Temperatures in the UK are set to be hotter than Ibiza and Greece this Easter weekend.
As the week goes on, from Wednesday (13 April) onwards, the holiday sun will hit our capital.
London could reach highs of 20°C on Thursday (14 April) while destinations such as Ibiza and Majorca will only be 16°C.
Greece sees highs of 17°C to 19°C in Chios and Thessaloniki, Kavala and Limnos, reports Walesonline.
The Met Office forecast for this period reads: "Increasingly warm. Sunny spells Wednesday interspersed with cloudier periods and scattered showers.
"Thursday and Friday largely dry and bright. Morning mist and fog patches likely, slower to clear around coasts."
The forecasts have sparked bookmaker Ladbrokes to slash the odds to 5-2 on a record hot Easter as spokesman Alex Apati said: "At last it looks as though Brits will have something to smile about on the weather front, with a record-breaking Easter scorcher potentially on the cards."
For Brits, the definition of heatwave can differ, as you'll see some walk around topless as soon as the sun comes out.
Others will be itching to put on a pair of shorts.
The Met Office explains: "A UK heatwave threshold is met when a location records a period of at least three consecutive days with daily maximum temperatures meeting or exceeding the heatwave temperature threshold.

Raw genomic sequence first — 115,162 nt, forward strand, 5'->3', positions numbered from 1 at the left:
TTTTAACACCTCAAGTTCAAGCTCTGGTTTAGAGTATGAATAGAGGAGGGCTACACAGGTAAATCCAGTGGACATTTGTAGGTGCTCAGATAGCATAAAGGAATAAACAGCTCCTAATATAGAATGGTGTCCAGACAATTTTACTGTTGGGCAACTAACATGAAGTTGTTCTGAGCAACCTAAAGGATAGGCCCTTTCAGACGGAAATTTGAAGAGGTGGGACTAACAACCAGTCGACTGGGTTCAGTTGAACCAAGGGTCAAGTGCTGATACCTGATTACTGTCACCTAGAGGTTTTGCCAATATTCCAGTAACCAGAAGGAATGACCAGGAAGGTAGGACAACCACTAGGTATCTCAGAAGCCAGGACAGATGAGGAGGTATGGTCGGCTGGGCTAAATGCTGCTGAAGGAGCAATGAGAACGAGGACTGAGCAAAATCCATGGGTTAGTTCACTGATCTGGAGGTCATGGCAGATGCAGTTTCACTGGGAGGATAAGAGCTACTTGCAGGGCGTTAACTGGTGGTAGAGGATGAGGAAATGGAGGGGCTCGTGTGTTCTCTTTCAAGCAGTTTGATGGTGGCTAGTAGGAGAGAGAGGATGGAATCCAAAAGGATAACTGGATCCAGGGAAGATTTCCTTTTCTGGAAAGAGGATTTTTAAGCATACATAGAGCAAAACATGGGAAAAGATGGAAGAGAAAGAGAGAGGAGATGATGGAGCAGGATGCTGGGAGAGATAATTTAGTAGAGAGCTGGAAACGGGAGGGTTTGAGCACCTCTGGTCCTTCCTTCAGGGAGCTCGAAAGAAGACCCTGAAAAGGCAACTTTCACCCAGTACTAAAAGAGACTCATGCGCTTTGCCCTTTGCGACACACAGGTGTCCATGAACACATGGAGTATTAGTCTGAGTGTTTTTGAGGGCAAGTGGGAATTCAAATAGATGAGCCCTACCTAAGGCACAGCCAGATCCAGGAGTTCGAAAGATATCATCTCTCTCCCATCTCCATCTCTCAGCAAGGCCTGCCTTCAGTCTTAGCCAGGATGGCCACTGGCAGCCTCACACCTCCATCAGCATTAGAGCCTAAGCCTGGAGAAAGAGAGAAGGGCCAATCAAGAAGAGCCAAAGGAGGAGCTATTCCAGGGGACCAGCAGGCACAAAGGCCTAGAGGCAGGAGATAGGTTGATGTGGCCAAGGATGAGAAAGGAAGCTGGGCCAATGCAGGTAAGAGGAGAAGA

"The threshold varies by UK county."
With regards to climate change being a potential factor, the Met Office adds: "Heatwaves are extreme weather events, but research shows that climate change is making these events more likely.
"A scientific study by the Met Office into the summer 2018 heatwave in the UK showed that the likelihood of the UK experiencing a summer as hot or hotter than 2018 is a little over 1 in 10.
"It is 30 times more likely to occur now than before the industrial revolution because of the higher concentration of carbon dioxide (a greenhouse gas) in the atmosphere.
"As greenhouse gas concentrations increase heatwaves of similar intensity are projected to become even more frequent, perhaps occurring as regularly as every other year by the 2050s.
"The Earth’s surface temperature has risen by 1°C since the pre-industrial period (1850-1900) and UK temperatures have risen by a similar amount."